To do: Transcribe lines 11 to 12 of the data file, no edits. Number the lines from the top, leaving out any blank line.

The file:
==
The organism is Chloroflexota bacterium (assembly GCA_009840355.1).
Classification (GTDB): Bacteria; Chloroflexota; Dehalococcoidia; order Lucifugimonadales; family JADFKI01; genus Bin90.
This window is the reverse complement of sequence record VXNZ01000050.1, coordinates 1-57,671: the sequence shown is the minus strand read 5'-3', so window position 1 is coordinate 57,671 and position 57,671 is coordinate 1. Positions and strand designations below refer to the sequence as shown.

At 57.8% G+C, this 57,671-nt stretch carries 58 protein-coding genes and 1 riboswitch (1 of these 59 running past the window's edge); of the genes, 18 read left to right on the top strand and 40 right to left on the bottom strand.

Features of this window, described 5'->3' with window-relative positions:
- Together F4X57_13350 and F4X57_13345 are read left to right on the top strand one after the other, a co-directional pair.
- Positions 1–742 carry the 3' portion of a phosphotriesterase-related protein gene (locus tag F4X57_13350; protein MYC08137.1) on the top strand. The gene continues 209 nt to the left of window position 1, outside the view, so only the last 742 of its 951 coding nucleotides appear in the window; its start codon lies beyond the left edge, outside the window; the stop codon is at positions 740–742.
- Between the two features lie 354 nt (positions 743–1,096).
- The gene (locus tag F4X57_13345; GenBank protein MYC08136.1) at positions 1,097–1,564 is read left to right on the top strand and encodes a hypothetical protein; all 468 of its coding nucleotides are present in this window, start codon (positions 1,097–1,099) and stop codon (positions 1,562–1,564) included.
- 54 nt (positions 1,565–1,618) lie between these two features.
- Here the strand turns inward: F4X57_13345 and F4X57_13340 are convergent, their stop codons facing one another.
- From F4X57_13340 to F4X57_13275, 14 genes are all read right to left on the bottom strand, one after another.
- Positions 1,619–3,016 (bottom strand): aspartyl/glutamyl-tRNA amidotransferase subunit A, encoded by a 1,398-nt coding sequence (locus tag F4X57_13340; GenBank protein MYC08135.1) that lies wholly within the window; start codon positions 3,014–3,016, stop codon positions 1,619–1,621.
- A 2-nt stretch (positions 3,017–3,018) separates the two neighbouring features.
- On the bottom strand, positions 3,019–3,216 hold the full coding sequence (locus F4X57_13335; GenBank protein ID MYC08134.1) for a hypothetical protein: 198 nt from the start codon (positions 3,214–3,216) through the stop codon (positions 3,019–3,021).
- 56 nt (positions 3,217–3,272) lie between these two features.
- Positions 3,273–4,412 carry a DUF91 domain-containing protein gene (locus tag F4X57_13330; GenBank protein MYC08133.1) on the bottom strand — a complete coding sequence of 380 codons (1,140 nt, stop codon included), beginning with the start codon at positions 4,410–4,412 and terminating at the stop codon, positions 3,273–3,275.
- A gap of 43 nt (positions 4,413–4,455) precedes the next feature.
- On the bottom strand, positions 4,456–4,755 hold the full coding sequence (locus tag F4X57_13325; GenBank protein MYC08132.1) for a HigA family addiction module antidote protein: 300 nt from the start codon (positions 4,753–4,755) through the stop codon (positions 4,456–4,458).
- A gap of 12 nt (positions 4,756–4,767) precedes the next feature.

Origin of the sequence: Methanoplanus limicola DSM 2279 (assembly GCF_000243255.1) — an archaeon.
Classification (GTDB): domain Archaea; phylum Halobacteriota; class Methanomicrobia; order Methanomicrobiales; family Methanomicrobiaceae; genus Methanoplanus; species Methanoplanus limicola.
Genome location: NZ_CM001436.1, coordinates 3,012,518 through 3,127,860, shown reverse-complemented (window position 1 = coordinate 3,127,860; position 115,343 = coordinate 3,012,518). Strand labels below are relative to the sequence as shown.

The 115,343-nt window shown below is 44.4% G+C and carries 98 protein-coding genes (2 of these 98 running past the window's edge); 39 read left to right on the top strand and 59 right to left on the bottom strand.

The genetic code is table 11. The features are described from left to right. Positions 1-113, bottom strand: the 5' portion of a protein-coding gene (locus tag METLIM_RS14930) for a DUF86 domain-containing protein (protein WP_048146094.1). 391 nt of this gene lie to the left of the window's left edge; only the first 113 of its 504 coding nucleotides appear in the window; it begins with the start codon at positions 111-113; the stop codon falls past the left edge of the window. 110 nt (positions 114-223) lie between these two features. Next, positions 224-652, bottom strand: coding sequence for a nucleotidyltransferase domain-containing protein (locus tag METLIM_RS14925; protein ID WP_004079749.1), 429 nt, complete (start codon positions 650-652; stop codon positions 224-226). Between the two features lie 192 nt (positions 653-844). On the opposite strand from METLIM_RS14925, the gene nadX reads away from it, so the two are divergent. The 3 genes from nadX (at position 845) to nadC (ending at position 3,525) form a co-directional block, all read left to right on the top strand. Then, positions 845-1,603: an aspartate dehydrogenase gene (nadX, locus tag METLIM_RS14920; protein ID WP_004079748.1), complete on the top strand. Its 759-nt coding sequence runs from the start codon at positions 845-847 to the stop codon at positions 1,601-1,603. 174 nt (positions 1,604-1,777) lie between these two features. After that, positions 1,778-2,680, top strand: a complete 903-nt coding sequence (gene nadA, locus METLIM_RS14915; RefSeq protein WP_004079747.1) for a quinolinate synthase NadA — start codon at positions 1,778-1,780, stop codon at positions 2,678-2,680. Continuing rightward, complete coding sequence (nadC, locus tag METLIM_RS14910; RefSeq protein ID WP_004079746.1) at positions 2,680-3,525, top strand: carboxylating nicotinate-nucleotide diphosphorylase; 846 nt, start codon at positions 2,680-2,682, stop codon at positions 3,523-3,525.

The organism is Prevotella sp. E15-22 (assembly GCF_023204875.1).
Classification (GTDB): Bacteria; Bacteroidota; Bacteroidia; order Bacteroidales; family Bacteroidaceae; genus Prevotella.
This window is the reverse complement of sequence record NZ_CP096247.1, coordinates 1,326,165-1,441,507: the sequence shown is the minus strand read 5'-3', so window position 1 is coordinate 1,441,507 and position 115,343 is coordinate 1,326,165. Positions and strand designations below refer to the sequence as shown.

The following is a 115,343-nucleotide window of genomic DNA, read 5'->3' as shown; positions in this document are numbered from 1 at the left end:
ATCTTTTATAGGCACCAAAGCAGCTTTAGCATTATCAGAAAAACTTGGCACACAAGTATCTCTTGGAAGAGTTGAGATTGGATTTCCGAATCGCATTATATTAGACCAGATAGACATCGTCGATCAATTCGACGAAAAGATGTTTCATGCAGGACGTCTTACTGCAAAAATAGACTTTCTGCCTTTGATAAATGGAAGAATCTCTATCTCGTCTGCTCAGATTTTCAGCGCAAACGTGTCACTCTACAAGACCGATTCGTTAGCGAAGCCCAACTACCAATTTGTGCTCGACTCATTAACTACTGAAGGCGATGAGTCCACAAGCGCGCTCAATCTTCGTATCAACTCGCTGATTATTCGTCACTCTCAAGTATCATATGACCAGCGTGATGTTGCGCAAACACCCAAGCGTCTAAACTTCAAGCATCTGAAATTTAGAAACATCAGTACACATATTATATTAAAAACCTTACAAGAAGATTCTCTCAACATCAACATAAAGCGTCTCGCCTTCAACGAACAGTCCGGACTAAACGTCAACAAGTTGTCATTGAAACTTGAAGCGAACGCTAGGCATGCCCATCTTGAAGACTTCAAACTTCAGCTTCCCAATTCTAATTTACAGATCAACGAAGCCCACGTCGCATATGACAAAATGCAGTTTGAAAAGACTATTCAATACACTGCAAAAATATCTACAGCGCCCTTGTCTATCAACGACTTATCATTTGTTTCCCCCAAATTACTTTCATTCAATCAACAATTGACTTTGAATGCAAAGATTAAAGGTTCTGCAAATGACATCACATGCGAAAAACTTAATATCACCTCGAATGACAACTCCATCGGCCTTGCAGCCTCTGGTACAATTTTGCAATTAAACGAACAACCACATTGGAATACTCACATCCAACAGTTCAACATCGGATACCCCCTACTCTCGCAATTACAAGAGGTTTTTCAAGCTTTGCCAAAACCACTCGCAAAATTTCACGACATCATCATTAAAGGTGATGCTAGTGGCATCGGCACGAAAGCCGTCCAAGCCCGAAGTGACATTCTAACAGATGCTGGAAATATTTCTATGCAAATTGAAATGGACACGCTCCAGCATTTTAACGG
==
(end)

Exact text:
- Here the strand turns inward: F4X57_13345 and F4X57_13340 are convergent, their stop codons facing one another.
- From F4X57_13340 to F4X57_13275, 14 genes are all read right to left on the bottom strand, one after another.